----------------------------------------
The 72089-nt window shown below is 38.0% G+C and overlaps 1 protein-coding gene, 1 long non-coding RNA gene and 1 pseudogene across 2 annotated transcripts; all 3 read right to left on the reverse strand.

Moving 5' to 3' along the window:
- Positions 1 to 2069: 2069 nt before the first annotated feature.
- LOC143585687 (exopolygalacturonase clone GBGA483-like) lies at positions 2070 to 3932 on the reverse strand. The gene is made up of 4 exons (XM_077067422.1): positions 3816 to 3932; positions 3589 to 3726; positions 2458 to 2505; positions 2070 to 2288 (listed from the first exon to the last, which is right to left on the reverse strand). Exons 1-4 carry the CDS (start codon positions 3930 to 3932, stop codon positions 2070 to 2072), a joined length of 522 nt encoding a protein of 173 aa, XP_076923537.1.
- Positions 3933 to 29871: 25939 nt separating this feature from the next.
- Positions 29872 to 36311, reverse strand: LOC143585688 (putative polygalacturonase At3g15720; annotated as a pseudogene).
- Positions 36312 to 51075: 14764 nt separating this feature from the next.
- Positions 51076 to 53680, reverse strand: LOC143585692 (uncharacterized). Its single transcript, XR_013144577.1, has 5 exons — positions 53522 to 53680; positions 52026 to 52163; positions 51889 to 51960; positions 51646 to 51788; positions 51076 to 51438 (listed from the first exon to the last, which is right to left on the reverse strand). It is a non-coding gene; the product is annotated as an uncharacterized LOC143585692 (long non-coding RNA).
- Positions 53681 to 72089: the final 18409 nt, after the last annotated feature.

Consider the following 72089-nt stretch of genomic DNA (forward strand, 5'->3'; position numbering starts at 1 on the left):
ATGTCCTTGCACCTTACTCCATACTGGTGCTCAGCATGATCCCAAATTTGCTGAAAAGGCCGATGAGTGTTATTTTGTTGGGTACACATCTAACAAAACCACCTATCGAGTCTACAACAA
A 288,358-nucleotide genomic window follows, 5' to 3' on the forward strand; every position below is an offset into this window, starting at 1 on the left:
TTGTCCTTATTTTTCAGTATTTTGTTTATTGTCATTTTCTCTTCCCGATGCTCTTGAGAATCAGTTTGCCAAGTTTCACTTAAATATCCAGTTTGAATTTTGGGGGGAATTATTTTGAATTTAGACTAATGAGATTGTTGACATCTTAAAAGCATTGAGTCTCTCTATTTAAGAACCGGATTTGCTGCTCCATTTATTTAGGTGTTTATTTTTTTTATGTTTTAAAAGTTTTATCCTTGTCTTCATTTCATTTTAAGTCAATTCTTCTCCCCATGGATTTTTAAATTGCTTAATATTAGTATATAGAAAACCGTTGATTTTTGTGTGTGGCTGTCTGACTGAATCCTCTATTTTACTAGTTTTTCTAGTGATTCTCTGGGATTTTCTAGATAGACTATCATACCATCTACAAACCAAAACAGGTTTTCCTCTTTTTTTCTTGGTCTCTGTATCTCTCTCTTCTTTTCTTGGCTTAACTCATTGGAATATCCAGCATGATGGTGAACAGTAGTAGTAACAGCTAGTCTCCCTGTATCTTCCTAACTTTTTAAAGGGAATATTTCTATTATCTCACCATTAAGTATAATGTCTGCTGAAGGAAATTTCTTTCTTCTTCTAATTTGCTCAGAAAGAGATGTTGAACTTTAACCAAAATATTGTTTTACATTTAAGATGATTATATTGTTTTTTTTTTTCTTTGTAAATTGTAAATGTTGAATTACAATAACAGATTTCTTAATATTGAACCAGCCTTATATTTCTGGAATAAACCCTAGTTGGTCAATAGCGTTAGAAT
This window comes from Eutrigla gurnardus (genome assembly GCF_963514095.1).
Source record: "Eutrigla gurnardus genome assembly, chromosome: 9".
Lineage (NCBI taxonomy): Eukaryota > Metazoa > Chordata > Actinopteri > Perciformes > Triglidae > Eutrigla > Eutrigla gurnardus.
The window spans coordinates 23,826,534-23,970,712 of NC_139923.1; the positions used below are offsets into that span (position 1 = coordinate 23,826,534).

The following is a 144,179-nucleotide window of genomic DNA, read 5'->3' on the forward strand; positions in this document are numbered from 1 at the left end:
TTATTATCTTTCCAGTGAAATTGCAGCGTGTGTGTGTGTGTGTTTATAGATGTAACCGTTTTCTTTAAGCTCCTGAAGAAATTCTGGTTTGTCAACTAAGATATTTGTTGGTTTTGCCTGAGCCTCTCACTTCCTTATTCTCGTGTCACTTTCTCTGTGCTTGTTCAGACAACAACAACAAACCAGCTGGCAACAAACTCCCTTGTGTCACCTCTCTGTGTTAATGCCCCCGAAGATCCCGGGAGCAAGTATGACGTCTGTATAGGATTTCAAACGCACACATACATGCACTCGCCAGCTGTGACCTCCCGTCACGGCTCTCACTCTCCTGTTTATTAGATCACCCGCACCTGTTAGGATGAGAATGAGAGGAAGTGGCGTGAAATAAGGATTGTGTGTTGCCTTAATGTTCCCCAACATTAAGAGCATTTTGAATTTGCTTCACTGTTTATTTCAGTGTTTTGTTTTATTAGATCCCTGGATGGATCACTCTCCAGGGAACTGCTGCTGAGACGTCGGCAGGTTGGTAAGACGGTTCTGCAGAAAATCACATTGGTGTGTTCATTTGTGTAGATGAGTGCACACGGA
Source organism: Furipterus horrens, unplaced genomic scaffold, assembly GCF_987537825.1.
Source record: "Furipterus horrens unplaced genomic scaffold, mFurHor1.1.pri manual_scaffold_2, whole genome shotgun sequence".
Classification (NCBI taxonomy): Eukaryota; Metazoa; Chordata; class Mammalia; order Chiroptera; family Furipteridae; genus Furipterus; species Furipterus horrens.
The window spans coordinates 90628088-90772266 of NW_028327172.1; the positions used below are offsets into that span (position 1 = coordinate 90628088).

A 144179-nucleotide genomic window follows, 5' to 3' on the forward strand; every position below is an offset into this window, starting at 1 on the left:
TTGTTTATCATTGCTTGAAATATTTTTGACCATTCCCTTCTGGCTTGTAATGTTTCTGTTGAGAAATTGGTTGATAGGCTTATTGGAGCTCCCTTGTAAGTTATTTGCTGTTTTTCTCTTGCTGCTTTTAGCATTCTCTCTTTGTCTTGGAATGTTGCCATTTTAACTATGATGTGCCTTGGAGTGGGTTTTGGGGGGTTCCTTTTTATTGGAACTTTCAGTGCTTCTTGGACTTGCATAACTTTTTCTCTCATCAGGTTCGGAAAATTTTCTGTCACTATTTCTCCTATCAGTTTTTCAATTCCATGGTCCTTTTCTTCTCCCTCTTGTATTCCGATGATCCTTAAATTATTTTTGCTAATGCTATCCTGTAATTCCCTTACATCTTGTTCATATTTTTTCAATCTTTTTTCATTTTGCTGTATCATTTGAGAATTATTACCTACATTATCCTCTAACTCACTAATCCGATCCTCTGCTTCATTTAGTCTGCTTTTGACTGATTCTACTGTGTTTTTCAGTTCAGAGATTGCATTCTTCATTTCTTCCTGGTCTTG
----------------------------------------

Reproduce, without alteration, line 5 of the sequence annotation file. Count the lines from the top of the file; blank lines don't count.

- Positions 3933 to 29871: 25939 nt separating this feature from the next.